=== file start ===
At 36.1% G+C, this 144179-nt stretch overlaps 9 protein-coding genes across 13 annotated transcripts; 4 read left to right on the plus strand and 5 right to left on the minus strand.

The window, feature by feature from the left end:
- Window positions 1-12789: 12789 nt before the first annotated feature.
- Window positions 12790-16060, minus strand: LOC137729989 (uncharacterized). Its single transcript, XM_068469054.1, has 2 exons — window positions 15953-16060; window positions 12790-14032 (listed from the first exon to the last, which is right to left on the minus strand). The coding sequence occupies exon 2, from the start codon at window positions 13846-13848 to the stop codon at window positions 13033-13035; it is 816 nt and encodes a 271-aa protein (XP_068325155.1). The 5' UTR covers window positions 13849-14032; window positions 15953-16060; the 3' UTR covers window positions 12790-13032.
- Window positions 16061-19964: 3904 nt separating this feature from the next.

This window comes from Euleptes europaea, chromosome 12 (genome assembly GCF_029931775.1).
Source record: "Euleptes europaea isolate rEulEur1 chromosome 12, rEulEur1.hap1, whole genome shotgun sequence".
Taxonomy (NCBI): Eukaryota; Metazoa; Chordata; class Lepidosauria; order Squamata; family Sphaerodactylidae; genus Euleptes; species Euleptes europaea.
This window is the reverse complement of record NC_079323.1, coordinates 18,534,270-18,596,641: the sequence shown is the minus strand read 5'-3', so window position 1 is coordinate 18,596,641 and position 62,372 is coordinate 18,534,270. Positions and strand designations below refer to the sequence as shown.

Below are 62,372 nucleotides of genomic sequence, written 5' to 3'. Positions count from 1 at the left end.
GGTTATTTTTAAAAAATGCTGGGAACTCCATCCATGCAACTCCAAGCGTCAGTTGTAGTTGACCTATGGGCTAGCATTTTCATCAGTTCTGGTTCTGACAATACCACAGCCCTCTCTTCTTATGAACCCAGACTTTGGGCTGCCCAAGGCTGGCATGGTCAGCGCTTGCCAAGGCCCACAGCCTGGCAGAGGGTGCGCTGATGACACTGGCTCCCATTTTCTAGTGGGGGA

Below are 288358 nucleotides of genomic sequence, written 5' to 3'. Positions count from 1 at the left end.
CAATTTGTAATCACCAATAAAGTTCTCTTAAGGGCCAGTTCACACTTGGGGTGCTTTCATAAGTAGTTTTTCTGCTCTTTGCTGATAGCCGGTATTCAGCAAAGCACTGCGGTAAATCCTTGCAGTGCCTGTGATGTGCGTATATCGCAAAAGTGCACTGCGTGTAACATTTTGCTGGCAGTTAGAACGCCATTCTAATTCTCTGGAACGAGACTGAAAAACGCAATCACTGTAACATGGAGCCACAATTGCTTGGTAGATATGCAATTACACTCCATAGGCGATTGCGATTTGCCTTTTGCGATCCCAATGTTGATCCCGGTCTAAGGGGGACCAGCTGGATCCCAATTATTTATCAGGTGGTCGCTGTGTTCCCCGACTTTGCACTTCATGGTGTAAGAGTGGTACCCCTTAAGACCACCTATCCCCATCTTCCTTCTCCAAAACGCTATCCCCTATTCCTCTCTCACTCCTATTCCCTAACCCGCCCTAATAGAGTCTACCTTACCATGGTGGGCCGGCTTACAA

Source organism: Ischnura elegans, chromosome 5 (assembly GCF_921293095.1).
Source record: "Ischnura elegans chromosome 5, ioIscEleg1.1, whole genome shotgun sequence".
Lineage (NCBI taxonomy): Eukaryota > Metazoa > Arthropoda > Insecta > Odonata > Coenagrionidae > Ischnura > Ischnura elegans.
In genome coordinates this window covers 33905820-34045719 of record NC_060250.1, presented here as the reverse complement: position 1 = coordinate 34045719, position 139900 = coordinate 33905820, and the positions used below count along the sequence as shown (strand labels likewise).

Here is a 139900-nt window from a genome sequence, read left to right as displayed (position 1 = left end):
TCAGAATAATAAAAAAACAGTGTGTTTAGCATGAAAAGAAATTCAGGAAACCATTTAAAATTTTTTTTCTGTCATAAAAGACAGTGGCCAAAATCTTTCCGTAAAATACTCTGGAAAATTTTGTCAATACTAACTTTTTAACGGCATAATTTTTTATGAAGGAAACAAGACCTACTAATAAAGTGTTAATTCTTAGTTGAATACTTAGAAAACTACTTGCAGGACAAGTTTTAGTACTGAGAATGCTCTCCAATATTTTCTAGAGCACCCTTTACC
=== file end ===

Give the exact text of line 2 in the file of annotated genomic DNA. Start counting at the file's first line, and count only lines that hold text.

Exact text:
The window, feature by feature from the left end: